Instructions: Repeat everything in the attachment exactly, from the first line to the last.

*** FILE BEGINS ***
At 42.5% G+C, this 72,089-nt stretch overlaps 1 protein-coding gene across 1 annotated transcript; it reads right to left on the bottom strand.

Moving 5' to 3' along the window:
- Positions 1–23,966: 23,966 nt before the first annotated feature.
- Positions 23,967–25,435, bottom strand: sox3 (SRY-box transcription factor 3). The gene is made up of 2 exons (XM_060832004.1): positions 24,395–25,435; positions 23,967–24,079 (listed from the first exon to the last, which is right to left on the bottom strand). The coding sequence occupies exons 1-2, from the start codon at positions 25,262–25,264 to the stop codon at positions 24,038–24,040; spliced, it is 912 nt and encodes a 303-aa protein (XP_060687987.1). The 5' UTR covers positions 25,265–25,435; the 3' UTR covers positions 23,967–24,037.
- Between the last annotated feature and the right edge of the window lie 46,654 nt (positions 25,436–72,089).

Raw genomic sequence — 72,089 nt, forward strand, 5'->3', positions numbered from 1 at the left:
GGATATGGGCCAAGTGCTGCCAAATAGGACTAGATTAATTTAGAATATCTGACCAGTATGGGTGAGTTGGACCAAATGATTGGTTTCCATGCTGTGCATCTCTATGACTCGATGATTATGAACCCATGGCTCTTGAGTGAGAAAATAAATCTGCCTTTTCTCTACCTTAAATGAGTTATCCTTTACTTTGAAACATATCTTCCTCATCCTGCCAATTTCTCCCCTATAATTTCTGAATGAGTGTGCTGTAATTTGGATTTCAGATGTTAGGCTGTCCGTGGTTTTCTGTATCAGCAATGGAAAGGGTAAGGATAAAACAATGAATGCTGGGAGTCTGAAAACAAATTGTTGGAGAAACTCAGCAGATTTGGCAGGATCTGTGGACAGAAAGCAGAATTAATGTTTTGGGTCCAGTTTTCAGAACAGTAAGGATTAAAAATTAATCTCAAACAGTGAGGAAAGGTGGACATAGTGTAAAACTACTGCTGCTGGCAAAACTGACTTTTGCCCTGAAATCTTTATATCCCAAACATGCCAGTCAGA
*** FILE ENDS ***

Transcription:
At 42.5% G+C, this 72,089-nt stretch overlaps 1 protein-coding gene across 1 annotated transcript; it reads right to left on the bottom strand.

Moving 5' to 3' along the window:
- Positions 1–23,966: 23,966 nt before the first annotated feature.
- Positions 23,967–25,435, bottom strand: sox3 (SRY-box transcription factor 3). The gene is made up of 2 exons (XM_060832004.1): positions 24,395–25,435; positions 23,967–24,079 (listed from the first exon to the last, which is right to left on the bottom strand). The coding sequence occupies exons 1-2, from the start codon at positions 25,262–25,264 to the stop codon at positions 24,038–24,040; spliced, it is 912 nt and encodes a 303-aa protein (XP_060687987.1). The 5' UTR covers positions 25,265–25,435; the 3' UTR covers positions 23,967–24,037.
- Between the last annotated feature and the right edge of the window lie 46,654 nt (positions 25,436–72,089).

Raw genomic sequence — 72,089 nt, forward strand, 5'->3', positions numbered from 1 at the left:
GGATATGGGCCAAGTGCTGCCAAATAGGACTAGATTAATTTAGAATATCTGACCAGTATGGGTGAGTTGGACCAAATGATTGGTTTCCATGCTGTGCATCTCTATGACTCGATGATTATGAACCCATGGCTCTTGAGTGAGAAAATAAATCTGCCTTTTCTCTACCTTAAATGAGTTATCCTTTACTTTGAAACATATCTTCCTCATCCTGCCAATTTCTCCCCTATAATTTCTGAATGAGTGTGCTGTAATTTGGATTTCAGATGTTAGGCTGTCCGTGGTTTTCTGTATCAGCAATGGAAAGGGTAAGGATAAAACAATGAATGCTGGGAGTCTGAAAACAAATTGTTGGAGAAACTCAGCAGATTTGGCAGGATCTGTGGACAGAAAGCAGAATTAATGTTTTGGGTCCAGTTTTCAGAACAGTAAGGATTAAAAATTAATCTCAAACAGTGAGGAAAGGTGGACATAGTGTAAAACTACTGCTGCTGGCAAAACTGACTTTTGCCCTGAAATCTTTATATCCCAAACATGCCAGTCAGA